Every police officer in England and Wales is to be asked whether they think they should carry guns.
Previous surveys found most officers wanted to remain unarmed
The Police Federation survey of all 140,000 officers follows the shooting of Pc Sharon Beshenivsky in Bradford last month.
Federation chairwoman Jan Berry called for more armed police on the streets.
But Lord Mackenzie, former president of the Superintendents' Association of England and Wales, said that would lead to more violent crime.
Home Office minister Hazel Blears also recently rejected calls for officers to be routinely armed, saying it could endanger the police's relationship with the public.
'Dereliction of duty'
The last such survey by the Federation took place three years ago and only involved 13,000 rank-and-file officers.
It found an overwhelming 79% were against being armed.
Despite rising gun crime, the proportion wanting to carry firearms had increased just 1% since a previous poll in 1995.
Federation chairwoman Jan Berry recently said that even if members rejected being routinely armed, more firearms officers were needed on the streets.
"We should be looking very closely to increasing the number of firearms officers we have," she said in the wake of Pc Beshenivsky's shooting.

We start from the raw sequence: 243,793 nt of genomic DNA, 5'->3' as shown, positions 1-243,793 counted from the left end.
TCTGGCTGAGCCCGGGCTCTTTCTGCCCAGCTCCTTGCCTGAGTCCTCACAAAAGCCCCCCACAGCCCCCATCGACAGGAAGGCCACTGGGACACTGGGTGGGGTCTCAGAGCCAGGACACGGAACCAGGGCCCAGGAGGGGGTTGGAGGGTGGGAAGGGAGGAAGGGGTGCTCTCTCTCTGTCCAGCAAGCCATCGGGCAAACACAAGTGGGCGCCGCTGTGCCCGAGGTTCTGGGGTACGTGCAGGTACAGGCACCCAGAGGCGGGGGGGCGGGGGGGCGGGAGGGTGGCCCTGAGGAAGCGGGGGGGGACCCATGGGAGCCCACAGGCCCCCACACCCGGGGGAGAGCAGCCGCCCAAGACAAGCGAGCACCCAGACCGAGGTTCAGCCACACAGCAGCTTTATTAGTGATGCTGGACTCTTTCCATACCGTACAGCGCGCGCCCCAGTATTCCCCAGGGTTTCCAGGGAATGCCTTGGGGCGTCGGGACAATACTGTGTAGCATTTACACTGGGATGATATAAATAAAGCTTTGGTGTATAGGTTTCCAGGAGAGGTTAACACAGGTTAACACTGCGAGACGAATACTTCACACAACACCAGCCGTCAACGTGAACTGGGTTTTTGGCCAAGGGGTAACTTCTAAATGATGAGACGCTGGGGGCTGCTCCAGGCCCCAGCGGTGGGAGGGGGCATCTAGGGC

"At the moment we have less than five percent trained to carry firearms and we are not convinced that that provides the police service with sufficient resilience."
Victor Bates, whose wife Marian was shot dead during a robbery in their jewellery shop in Nottingham, believes armed officers may have prevented her death.
"If you have got armed police on the street people are not going to circle us as a target as they did that day," he said.
"And I think for the police to say they don't want to be armed and to give all sorts of spurious reasons why they shouldn't be armed, is a dereliction of duty."
'Time not right'
However, Britain's most senior police chief, Met Commissioner Sir Ian Blair, has said he would like to see the police remain unarmed.
Chris Fox, president of the Association of Chief Police Officers, has also said "the time is not right".
Meanwhile, plans by Home Secretary Charles Clarke to modernise policing have come under sustained attack from the Conservatives and Lib Dems.
Mr Clarke wants to merge 43 police forces in England and Wales into as few as 12 regional constabularies.
The plans were announced after a report by Her Majesty's Inspectorate of Constabulary (HMIC) said forces with fewer than 4,000 officers were not equipped to fight sophisticated modern crime.